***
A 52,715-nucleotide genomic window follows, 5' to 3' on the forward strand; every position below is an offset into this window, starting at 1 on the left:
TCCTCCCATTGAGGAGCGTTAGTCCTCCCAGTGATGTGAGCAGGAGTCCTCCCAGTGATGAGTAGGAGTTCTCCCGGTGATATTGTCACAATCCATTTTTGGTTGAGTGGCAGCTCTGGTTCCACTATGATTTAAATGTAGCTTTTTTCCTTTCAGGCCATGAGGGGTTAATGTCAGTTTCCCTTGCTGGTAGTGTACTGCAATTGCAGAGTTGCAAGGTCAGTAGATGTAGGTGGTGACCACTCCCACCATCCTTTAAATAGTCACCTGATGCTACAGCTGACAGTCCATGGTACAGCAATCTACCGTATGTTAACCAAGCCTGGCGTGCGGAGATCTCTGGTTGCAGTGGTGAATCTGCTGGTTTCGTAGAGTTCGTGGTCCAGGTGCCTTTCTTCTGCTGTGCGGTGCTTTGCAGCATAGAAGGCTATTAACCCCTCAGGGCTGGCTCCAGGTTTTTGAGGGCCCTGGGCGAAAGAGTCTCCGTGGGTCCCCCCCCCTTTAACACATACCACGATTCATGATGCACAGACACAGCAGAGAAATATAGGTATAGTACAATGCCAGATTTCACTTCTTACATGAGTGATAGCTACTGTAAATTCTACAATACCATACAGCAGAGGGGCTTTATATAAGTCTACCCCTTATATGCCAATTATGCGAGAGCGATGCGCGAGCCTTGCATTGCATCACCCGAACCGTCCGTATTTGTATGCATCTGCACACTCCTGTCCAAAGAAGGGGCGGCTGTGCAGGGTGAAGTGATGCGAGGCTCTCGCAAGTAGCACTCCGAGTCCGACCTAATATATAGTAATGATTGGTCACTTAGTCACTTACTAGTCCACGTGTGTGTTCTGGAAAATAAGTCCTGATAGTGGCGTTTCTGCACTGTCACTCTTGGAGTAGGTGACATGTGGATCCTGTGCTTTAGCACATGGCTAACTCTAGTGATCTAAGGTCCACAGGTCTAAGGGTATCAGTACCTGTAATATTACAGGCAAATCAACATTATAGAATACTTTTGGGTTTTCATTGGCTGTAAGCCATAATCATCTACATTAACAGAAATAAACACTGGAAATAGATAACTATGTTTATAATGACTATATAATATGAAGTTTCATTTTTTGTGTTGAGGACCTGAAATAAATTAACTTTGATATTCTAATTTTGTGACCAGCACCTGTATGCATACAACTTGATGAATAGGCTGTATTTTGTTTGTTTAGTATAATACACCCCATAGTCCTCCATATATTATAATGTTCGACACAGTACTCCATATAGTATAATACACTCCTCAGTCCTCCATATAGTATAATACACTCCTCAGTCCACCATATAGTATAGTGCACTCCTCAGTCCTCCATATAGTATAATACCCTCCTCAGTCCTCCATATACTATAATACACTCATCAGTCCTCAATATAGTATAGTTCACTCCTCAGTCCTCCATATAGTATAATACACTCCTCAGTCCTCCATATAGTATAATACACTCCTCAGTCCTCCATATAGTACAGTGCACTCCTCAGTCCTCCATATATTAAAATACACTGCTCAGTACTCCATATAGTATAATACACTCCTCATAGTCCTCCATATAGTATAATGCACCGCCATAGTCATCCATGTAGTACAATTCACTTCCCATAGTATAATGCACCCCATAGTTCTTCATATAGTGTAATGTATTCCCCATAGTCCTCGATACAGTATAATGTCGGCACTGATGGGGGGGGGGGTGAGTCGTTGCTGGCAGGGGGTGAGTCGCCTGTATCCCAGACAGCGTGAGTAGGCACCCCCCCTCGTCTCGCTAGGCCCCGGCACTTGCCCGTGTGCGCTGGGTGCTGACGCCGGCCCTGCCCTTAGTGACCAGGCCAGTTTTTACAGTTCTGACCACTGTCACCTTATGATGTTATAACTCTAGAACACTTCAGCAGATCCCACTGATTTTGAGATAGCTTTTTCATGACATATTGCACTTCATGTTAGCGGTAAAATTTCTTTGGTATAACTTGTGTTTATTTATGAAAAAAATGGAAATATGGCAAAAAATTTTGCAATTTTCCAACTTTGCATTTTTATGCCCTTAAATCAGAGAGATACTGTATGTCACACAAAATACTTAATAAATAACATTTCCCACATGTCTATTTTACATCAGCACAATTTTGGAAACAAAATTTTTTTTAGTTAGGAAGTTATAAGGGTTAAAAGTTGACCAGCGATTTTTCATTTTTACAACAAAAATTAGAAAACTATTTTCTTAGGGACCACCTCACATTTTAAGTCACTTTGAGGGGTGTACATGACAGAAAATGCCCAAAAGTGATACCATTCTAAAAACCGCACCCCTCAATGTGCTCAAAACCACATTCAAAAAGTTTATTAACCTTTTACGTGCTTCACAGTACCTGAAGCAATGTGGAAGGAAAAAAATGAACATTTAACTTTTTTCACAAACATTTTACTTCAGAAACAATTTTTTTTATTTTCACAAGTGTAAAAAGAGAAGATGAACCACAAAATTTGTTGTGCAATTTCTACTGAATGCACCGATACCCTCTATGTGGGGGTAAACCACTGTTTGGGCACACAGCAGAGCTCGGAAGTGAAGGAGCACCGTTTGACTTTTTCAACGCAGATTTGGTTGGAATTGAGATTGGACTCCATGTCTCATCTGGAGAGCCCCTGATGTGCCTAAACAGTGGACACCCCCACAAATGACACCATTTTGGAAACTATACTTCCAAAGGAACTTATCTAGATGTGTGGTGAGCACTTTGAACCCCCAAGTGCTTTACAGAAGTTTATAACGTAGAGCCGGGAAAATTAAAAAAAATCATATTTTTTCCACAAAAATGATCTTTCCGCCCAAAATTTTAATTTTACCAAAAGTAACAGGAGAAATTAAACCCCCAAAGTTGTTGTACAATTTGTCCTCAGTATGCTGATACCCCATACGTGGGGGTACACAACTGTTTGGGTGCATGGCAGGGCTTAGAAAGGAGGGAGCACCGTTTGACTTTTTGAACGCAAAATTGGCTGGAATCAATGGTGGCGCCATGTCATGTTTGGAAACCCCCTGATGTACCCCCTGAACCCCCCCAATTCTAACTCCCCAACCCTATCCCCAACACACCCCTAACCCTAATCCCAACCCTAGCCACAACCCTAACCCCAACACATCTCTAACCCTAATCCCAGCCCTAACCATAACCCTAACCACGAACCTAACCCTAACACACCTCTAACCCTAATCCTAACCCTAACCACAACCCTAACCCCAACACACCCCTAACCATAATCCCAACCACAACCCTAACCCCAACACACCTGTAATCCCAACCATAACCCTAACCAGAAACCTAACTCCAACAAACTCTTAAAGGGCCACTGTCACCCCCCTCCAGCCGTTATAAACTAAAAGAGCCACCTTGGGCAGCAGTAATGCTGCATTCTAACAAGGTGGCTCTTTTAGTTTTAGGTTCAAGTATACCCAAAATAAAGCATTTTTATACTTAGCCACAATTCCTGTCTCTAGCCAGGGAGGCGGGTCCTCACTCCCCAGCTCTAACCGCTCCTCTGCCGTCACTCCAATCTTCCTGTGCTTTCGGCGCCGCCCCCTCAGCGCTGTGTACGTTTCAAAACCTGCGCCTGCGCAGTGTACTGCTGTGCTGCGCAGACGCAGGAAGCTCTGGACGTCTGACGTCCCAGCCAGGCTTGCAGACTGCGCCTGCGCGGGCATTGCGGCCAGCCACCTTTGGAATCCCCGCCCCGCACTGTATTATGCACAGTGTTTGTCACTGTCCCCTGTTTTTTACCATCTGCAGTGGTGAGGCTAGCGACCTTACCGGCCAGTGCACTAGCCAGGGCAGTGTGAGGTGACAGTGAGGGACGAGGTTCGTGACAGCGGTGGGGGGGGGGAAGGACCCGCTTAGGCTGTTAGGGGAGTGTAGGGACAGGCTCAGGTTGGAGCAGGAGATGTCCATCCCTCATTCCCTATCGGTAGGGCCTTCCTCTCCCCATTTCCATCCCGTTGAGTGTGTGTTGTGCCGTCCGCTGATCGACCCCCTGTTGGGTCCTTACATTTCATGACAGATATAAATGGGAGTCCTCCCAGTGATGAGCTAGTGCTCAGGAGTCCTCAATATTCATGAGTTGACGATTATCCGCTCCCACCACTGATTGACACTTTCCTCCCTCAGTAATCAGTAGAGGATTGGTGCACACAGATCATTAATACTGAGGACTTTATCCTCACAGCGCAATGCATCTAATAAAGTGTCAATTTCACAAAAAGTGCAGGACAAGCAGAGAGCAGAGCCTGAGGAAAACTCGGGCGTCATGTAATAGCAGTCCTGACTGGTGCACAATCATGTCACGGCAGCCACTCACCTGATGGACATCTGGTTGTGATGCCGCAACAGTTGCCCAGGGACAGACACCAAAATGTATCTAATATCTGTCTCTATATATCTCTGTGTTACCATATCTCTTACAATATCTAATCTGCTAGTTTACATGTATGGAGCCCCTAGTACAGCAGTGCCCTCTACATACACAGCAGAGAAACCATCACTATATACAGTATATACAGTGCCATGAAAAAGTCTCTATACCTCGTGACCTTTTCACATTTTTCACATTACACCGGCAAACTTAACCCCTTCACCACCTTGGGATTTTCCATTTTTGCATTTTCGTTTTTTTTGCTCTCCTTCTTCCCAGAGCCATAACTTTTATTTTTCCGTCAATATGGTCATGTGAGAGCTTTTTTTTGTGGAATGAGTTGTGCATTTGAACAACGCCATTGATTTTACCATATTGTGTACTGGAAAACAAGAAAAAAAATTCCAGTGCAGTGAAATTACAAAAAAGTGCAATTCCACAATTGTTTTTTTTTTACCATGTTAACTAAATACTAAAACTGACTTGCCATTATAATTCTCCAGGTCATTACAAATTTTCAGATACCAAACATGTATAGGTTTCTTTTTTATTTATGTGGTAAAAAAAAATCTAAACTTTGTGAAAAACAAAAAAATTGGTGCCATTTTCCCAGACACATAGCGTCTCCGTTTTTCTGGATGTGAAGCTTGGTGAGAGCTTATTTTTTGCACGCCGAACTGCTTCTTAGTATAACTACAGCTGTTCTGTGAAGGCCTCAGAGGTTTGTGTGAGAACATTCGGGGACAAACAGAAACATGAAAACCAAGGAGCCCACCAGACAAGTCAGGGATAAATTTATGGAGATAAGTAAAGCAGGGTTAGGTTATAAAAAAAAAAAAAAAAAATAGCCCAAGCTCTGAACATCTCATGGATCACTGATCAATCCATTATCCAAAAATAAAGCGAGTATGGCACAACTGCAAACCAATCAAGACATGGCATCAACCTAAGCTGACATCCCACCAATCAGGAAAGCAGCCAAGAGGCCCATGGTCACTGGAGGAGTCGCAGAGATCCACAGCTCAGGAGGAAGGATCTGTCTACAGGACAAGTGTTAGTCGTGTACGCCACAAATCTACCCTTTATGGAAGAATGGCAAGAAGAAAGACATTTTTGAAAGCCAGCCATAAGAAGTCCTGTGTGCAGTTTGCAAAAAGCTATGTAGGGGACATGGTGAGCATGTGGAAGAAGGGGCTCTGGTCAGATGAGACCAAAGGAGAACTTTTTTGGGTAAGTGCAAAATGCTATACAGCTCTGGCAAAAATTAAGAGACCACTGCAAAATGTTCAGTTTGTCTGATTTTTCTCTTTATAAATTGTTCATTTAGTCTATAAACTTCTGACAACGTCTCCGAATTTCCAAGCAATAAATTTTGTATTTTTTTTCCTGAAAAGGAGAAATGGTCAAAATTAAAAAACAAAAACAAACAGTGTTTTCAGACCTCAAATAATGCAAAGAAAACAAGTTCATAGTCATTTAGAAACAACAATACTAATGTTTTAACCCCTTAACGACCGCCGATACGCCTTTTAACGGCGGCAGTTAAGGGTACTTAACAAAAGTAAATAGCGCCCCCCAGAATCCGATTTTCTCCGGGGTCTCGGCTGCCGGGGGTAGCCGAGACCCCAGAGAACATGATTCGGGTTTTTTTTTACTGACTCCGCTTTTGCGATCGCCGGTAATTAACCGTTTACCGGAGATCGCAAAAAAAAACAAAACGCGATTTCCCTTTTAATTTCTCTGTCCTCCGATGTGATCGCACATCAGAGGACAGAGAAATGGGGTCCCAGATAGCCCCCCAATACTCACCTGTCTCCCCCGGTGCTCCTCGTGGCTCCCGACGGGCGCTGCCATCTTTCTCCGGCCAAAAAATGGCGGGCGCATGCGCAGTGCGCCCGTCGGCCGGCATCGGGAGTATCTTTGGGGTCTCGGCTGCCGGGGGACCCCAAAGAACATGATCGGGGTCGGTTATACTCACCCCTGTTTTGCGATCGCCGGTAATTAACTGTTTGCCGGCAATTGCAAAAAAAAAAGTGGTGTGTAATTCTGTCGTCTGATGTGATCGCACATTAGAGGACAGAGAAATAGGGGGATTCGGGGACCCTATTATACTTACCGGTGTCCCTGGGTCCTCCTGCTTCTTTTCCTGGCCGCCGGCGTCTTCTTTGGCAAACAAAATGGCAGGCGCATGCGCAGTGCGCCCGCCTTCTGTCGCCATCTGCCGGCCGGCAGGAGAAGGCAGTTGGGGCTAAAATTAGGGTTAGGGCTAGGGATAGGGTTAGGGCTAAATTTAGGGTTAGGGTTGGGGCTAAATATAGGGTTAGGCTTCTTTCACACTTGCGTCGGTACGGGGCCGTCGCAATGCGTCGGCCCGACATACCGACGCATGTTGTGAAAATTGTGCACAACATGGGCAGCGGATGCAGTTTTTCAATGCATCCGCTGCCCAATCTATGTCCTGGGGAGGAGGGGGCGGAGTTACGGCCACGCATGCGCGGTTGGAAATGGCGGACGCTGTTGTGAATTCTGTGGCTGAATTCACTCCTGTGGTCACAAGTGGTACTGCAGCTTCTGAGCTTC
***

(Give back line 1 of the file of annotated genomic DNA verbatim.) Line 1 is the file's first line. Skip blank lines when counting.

A 52,715-nucleotide genomic window follows, 5' to 3' on the forward strand; every position below is an offset into this window, starting at 1 on the left: